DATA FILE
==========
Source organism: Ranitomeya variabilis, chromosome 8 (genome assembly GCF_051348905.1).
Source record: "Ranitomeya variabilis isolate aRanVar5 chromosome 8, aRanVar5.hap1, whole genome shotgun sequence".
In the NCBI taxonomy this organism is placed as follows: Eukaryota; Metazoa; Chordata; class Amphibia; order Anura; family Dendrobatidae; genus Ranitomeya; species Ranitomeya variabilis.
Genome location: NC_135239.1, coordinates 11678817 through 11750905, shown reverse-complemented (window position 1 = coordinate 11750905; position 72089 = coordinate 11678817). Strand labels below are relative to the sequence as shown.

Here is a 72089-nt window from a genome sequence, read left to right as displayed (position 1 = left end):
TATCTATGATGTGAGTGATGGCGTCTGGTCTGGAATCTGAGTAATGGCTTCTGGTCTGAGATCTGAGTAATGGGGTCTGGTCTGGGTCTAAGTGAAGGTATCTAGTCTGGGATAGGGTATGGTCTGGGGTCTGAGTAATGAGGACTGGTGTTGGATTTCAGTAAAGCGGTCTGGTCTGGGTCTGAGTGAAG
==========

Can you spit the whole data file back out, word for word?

Source organism: Ranitomeya variabilis, chromosome 8 (genome assembly GCF_051348905.1).
Source record: "Ranitomeya variabilis isolate aRanVar5 chromosome 8, aRanVar5.hap1, whole genome shotgun sequence".
In the NCBI taxonomy this organism is placed as follows: Eukaryota; Metazoa; Chordata; class Amphibia; order Anura; family Dendrobatidae; genus Ranitomeya; species Ranitomeya variabilis.
Genome location: NC_135239.1, coordinates 11678817 through 11750905, shown reverse-complemented (window position 1 = coordinate 11750905; position 72089 = coordinate 11678817). Strand labels below are relative to the sequence as shown.

Here is a 72089-nt window from a genome sequence, read left to right as displayed (position 1 = left end):
TATCTATGATGTGAGTGATGGCGTCTGGTCTGGAATCTGAGTAATGGCTTCTGGTCTGAGATCTGAGTAATGGGGTCTGGTCTGGGTCTAAGTGAAGGTATCTAGTCTGGGATAGGGTATGGTCTGGGGTCTGAGTAATGAGGACTGGTGTTGGATTTCAGTAAAGCGGTCTGGTCTGGGTCTGAGTGAAG